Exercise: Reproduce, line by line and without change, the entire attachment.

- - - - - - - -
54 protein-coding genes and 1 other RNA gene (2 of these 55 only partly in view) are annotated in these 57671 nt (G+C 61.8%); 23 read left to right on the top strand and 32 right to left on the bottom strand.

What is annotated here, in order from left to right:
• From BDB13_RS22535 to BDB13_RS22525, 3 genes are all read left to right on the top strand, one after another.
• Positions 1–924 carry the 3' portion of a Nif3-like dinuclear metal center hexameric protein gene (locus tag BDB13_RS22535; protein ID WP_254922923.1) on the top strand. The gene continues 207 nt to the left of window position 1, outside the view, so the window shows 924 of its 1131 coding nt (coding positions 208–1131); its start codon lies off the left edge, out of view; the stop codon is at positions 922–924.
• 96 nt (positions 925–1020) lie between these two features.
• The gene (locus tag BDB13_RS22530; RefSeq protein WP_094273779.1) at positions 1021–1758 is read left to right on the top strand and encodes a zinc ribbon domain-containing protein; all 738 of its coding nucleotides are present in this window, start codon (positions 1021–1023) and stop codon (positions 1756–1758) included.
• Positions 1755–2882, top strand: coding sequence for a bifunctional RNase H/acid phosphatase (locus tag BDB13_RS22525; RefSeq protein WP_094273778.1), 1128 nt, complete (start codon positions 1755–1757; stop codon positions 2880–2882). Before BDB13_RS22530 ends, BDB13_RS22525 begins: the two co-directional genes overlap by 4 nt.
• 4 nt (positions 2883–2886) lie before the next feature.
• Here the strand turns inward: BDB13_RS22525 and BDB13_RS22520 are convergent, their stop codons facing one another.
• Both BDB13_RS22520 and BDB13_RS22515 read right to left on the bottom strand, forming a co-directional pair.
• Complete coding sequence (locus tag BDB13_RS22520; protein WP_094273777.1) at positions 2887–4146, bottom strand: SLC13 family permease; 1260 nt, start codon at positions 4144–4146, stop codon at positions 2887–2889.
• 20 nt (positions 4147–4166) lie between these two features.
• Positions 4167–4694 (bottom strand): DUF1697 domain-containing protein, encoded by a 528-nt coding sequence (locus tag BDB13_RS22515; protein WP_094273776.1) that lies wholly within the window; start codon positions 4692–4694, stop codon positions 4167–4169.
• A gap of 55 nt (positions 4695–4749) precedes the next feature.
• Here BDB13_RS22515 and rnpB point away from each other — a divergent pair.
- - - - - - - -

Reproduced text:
54 protein-coding genes and 1 other RNA gene (2 of these 55 only partly in view) are annotated in these 57671 nt (G+C 61.8%); 23 read left to right on the top strand and 32 right to left on the bottom strand.

What is annotated here, in order from left to right:
• From BDB13_RS22535 to BDB13_RS22525, 3 genes are all read left to right on the top strand, one after another.
• Positions 1–924 carry the 3' portion of a Nif3-like dinuclear metal center hexameric protein gene (locus tag BDB13_RS22535; protein ID WP_254922923.1) on the top strand. The gene continues 207 nt to the left of window position 1, outside the view, so the window shows 924 of its 1131 coding nt (coding positions 208–1131); its start codon lies off the left edge, out of view; the stop codon is at positions 922–924.
• 96 nt (positions 925–1020) lie between these two features.
• The gene (locus tag BDB13_RS22530; RefSeq protein WP_094273779.1) at positions 1021–1758 is read left to right on the top strand and encodes a zinc ribbon domain-containing protein; all 738 of its coding nucleotides are present in this window, start codon (positions 1021–1023) and stop codon (positions 1756–1758) included.
• Positions 1755–2882, top strand: coding sequence for a bifunctional RNase H/acid phosphatase (locus tag BDB13_RS22525; RefSeq protein WP_094273778.1), 1128 nt, complete (start codon positions 1755–1757; stop codon positions 2880–2882). Before BDB13_RS22530 ends, BDB13_RS22525 begins: the two co-directional genes overlap by 4 nt.
• 4 nt (positions 2883–2886) lie before the next feature.
• Here the strand turns inward: BDB13_RS22525 and BDB13_RS22520 are convergent, their stop codons facing one another.
• Both BDB13_RS22520 and BDB13_RS22515 read right to left on the bottom strand, forming a co-directional pair.
• Complete coding sequence (locus tag BDB13_RS22520; protein WP_094273777.1) at positions 2887–4146, bottom strand: SLC13 family permease; 1260 nt, start codon at positions 4144–4146, stop codon at positions 2887–2889.
• 20 nt (positions 4147–4166) lie between these two features.
• Positions 4167–4694 (bottom strand): DUF1697 domain-containing protein, encoded by a 528-nt coding sequence (locus tag BDB13_RS22515; protein WP_094273776.1) that lies wholly within the window; start codon positions 4692–4694, stop codon positions 4167–4169.
• A gap of 55 nt (positions 4695–4749) precedes the next feature.
• Here BDB13_RS22515 and rnpB point away from each other — a divergent pair.